Dystonia is a distinct movement disorder, a clinical entity determined by genetic and environmental factors. However, dystonia is commonly found as a disabling symptom of Parkinson’s disease. Indeed, up to 30% of Parkinson’s patients can exhibit dystonia as a presenting symptom, or even as a motor complication during the course of the disease. Since 2014, the the Michael J. Fox Foundation for Parkinson’s Research (MJFF) established a collaboration with the Bachmann-Strauss Dystonia and Parkinson Foundation, an US-based organization, whose co-founder, Bonnie Strauss helped funding several scientific activities along the past decades. Last November 16, 2019, in New York City, the MJFF awarded with the The fifth annual Bachmann-Strauss Prize for Excellence in Dystonia Research two clinician scientists, Prof. Antonio Pisani, MD, PhD, Professor of neurology at the University of Rome “Tor Vergata”, Italy, and Prof. David G. Standaert, David G. Standaert, MD, PhD, Professor and chairman of neurology at The University of Alabama at Birmingham, USA.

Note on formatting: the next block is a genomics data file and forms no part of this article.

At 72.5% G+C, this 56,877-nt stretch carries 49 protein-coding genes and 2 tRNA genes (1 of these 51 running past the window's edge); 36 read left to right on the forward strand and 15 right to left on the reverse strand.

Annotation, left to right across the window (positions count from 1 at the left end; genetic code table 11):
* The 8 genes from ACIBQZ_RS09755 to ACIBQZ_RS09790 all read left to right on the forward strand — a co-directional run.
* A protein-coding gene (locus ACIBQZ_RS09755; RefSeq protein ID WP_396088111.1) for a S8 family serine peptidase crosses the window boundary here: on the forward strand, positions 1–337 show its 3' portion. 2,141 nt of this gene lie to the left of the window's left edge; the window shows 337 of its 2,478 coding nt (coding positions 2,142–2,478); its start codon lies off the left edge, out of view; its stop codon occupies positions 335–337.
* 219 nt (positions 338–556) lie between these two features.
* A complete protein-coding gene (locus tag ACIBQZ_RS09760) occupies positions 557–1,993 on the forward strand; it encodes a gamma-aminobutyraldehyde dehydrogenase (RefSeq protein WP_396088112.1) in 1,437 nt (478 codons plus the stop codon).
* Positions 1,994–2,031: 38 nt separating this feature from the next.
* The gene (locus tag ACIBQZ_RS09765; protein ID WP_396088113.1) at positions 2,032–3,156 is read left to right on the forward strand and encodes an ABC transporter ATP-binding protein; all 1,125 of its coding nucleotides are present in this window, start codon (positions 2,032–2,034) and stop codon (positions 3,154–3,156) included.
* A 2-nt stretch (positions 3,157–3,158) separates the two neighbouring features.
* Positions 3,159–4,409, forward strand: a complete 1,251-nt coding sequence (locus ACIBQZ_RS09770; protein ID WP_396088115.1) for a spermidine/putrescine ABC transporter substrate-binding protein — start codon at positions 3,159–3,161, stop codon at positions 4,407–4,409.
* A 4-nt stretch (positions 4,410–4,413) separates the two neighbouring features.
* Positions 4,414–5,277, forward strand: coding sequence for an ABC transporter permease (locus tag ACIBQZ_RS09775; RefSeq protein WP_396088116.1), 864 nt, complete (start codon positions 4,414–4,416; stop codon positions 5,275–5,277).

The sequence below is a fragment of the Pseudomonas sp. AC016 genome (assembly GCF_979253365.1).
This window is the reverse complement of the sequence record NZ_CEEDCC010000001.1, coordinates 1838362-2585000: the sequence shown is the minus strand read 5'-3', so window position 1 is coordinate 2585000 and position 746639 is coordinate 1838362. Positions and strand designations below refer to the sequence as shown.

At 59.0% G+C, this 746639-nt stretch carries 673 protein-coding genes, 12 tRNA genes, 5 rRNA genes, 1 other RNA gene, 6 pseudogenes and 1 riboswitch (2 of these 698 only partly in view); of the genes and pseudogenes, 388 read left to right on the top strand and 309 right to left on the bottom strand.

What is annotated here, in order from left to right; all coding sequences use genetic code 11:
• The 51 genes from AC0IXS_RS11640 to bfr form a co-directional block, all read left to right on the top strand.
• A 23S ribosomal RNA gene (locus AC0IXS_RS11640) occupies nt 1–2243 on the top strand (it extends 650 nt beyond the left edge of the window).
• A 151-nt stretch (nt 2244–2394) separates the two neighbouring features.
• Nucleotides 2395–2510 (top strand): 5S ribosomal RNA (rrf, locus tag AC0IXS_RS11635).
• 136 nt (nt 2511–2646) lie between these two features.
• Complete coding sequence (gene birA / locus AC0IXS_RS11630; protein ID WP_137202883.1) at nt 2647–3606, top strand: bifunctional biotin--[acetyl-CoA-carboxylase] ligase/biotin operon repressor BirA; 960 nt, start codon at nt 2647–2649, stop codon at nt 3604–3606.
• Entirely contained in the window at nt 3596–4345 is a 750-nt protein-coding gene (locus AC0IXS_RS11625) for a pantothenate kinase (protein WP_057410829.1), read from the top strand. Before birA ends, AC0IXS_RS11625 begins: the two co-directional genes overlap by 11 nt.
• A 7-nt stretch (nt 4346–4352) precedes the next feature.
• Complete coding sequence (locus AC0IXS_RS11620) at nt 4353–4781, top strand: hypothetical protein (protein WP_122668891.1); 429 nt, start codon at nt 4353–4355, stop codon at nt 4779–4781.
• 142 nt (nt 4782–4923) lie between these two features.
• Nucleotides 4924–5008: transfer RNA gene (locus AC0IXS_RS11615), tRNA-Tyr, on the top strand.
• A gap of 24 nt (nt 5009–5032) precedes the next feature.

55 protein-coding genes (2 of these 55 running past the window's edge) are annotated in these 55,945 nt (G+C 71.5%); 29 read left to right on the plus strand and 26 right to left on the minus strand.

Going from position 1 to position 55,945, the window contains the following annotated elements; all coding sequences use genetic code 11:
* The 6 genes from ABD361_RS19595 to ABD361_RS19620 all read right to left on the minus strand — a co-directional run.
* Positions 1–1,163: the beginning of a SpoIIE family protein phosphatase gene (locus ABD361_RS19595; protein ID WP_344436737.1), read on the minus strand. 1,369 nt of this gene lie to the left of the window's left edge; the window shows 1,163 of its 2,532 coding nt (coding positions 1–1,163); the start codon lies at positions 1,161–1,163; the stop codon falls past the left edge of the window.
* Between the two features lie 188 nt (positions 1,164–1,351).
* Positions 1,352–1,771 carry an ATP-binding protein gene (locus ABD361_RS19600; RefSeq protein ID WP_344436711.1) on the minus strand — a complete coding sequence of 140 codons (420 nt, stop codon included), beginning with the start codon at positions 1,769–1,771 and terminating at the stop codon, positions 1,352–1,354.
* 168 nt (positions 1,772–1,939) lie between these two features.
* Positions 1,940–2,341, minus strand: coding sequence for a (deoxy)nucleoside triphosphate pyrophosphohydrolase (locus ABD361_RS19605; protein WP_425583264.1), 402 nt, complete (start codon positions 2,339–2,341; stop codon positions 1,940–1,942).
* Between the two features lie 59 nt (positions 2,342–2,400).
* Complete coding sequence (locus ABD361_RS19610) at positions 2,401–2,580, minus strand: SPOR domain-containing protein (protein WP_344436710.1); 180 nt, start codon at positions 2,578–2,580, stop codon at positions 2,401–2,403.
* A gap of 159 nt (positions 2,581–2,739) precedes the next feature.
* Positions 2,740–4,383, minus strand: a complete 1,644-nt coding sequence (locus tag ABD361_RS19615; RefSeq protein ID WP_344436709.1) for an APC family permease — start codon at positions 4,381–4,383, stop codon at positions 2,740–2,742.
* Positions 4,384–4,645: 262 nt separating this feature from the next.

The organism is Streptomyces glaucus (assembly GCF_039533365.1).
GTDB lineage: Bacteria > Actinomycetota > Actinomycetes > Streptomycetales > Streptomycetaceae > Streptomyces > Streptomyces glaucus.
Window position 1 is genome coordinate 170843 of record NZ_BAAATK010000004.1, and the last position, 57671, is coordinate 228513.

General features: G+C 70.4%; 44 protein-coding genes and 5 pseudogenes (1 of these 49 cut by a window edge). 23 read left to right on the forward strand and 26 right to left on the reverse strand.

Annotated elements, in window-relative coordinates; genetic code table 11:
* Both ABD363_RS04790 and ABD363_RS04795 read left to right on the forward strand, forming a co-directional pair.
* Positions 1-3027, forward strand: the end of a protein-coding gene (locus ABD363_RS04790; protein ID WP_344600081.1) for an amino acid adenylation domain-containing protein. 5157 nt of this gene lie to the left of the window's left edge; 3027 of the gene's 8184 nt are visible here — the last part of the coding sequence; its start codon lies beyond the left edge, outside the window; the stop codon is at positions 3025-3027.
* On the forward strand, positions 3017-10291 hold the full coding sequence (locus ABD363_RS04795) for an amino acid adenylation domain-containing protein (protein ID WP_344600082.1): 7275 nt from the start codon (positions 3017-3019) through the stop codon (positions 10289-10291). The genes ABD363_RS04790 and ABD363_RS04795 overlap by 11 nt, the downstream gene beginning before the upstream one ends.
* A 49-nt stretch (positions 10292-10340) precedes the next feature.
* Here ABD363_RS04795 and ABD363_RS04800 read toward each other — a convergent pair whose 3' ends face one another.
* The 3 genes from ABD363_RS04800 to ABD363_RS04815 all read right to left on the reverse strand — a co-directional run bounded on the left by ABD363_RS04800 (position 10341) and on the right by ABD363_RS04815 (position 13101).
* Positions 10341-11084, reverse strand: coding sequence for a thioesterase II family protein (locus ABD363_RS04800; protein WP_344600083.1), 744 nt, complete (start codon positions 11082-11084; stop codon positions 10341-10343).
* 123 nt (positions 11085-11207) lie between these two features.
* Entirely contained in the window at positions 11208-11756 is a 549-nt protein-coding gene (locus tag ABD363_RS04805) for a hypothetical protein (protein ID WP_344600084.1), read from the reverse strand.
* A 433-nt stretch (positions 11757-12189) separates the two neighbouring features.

Pisani and Standaert have been working together for the past 15 years, publishing the first evidence of their scientific results in 2006. Since then, the have published about 10 articles on the pathophysiology of dystonia. Their work examined the role of different neurotransmitter activity in dystonia, in particular relationship between dopamine and acetylcholine, two major neurochemicals involved in synaptic transmission in the basal ganglia.
Both Pisani and Standaert are also practicing clinicians, therefore their research has a profound traslational approach, trying to translate their findings from the bench at the bedside and viceversa.
The award will allow them to continue their productive collaboration, with the aim to further advance our understanding in the pathogenesis of dystonia, and therefore find a pharmacological therapy for all people suffering from dystonia.